Objections… Why Are They So Objectionable?
Network Marketing is a “numbers game” is that it takes many encounters with different people to develop the communication skills of a good Networker. Five or ten conversations won’t do it! There’s a natural progression here; let’s take a look.
The first time you take your newfound enthusiasm, offer it excitedly to someone, and get “slammed with an objection,” chances are you handle it the way people usually react to criticism—get defensive, retreat and disappear, or fight back. That’s familiar: it’s the famous “fright—flight or fight” response. It’s hardwired human behavior; comes with the equipment. This approach is otherwise known as “Handling Objections With Your Adrenal Glands”: SURVIVAL MODE.
Soon, you start using your brain to control your adrenaline and emotions; you learn to counter “objections” with facts: KNOWLEDGE MODE.
“Well, it might seem expensive, but do you realize that this is a three-month supply, and on a per-day basis, that’s only 75 cents . . .” “Actually, Network Marketing has been around for over 60 years, and there are quite a few Fortune 500 companies that employ its methods, including….”
The information-based approach lets you feel more in control, which certainly feels better—to you. But soon
you notice a problem: It’s not getting great results. Why not? Because people don’t really care about facts. Facts are features, and what people want is benefits. As Peter Hirsch says in his book, Living With Passion, “Millions of drill bits are purchased every year—and you know what all those drill-bit-buyers want? They don’t want drill bits. They want holes.” Besides, in this information-saturated age, people are bombarded with way too much information anyway.
Be Ready to Give an Answer.
“I’m not interested in Network Marketing!”
“I know exactly how you feel, I use to feel that way as well.”
So time and experience make you wiser. You start tempering your eagerness to dump information all over people, and learn to focus on benefits. You learn to anticipate certain objections and “handle” them before they even come up. (For example, if you’ve had people say, “I don’t have time,” you might include a most-people-do-this part-time, ten-hours-per-week benefit in your initial presentation.) You start developing more skillful ways of responding to people’s questions and concerns; perhaps, adopting the famous “feel, felt, found” formula (“I know how you feel, that’s what I felt, but then I found…”).
If you are skillful at handling objections, this is a big step in getting better results. It is still limited: It tends to be more you-based than them-based.
The next thing to help you in overcoming objections is the need to listen to the other person. When you do, you start hearing through and beyond the content of their “objection.”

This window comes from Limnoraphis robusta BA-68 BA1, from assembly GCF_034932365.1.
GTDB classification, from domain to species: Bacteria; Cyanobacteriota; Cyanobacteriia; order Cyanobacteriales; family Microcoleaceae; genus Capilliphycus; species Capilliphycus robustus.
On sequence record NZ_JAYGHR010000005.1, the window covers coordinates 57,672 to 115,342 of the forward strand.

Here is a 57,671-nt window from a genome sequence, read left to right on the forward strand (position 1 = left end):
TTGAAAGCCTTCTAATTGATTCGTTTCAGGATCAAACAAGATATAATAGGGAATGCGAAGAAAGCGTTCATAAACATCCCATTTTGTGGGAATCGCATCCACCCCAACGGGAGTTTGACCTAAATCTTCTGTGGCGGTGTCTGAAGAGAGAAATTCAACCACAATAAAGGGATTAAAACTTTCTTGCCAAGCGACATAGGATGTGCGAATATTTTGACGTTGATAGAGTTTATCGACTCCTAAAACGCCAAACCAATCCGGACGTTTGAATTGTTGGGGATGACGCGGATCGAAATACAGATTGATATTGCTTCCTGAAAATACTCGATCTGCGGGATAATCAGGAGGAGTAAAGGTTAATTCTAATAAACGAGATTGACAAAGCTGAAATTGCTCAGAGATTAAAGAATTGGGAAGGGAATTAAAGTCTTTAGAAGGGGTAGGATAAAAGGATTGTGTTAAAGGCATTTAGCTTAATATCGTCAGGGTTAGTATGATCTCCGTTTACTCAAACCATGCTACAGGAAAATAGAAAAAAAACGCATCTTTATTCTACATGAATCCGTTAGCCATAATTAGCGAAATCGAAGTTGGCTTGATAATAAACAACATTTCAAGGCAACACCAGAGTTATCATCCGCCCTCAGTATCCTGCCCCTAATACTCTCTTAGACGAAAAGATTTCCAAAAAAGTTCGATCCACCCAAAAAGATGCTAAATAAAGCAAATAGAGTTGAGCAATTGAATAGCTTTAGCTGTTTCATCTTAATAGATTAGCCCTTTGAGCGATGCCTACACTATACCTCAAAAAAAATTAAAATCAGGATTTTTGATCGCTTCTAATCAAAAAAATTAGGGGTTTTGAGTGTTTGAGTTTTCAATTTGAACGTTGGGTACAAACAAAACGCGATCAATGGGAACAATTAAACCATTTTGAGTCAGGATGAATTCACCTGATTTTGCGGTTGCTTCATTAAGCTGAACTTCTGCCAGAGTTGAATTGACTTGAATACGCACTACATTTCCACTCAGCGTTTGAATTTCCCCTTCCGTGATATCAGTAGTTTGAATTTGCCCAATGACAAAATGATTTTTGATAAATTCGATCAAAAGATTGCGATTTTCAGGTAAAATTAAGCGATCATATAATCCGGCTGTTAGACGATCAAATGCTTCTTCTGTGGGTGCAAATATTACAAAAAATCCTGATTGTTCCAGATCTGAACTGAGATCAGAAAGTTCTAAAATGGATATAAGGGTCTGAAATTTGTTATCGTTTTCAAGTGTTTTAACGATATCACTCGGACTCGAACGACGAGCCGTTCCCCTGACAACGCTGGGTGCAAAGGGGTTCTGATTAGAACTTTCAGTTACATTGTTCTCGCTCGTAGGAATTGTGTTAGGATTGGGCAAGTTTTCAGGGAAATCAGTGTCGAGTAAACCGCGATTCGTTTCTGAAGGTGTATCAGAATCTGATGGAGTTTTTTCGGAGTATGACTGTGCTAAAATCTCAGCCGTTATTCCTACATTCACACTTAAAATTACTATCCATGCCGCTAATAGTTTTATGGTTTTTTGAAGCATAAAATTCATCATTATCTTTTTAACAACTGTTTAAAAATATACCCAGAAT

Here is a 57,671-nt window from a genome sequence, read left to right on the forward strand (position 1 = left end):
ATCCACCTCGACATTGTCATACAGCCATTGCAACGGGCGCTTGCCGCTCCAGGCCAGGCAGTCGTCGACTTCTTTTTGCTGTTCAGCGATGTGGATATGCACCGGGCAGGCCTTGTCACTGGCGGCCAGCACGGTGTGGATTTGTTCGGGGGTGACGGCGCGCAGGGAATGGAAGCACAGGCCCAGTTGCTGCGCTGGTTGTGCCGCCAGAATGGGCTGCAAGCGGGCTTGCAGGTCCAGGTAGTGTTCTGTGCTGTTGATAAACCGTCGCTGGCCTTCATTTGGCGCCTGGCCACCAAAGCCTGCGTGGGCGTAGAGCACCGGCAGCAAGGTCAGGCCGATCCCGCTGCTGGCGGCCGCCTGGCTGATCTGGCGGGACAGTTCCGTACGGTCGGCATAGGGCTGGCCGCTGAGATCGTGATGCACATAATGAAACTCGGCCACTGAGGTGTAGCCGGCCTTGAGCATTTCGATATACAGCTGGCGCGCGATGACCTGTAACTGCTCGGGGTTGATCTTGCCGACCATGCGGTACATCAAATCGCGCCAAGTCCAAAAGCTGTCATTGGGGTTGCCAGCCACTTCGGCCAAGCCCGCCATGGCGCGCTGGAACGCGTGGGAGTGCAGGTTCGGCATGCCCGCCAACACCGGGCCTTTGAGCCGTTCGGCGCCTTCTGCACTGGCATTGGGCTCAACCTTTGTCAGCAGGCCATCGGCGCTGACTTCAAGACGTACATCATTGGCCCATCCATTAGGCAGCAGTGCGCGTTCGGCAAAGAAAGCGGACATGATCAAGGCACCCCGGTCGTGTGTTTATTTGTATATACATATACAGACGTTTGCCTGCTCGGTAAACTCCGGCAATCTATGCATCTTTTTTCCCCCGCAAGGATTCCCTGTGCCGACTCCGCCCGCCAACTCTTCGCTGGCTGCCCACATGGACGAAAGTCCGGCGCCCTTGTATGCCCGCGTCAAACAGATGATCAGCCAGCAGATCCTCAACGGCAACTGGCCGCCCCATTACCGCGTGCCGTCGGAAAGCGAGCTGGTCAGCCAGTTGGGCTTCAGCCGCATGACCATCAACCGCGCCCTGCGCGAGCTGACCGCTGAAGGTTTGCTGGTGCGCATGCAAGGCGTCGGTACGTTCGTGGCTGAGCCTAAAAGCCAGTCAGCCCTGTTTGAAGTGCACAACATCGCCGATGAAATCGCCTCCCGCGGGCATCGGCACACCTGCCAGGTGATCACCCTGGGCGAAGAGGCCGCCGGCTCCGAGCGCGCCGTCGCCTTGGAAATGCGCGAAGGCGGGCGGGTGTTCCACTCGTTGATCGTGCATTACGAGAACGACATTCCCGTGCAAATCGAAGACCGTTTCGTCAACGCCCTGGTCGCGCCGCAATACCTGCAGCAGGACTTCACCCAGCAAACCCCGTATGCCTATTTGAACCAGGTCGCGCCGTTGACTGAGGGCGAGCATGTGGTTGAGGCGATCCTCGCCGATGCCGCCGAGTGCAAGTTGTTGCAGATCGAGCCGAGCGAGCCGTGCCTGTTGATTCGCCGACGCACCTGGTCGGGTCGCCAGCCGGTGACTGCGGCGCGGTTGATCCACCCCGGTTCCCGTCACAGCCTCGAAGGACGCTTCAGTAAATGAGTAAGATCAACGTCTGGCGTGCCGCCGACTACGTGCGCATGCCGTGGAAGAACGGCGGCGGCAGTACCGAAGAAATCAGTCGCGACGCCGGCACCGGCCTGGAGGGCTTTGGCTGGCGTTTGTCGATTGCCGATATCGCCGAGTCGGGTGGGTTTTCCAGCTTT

Use good judgment. Remember that we cannot force people to listen.
Most people’s objections are ten percent, at most, about what they’re saying—and 90 percent or more about what they’re feeling. When you get into LISTENING MODE and respond to the person, you’re ten times more effective than if you simply respond to the information in the question.
You’re becoming not simply excited and enthusiastic about your products, company and profession, but truly confident. The more grounded you feel in your own opportunity, the less you feel the need to defend, attack, escape, out-logic or out-maneuver. Because you yourself no longer buy into the objections you hear, they don’t frighten or rattle you. You’re becoming free to simply be with the person.
Aha—there’s a clue as to the Ultimate Secret.
As you become more and more secure with LISTENING, you gain the ability to overcoming objections.
The only objections that truly challenge you are your own objections, the tendency to feel rejection.
Here are a few objections.
Sometimes you get a complaint from a user that they have problems using a particular product. If you have a problem explaining its proper use, then do not be afraid to get help from people that use that product successfully.
Select three or four objections that may be posed and then practice in overcoming them.
“I have no time.”
“I have no money.”
There are entire legs that routinely get “price objections,” and entire legs that seldom get that objection.
When deciding how to answer your prospect, you may also need to consider your prospect’s view of Network Marketing.
What sometimes happens is that people who seem to have the most trouble finding serious business-builders are those who are not yet totally comfortable themselves with the idea of their own “business.”
Sometimes we are the victims of our own objection.
Often the objections people most consistently offer you as gifts for your development and ultimate success are precise projections of your own objections.
You can be successful in overcoming objections, but you need to get over the mindset in your own mind that you can overcome them.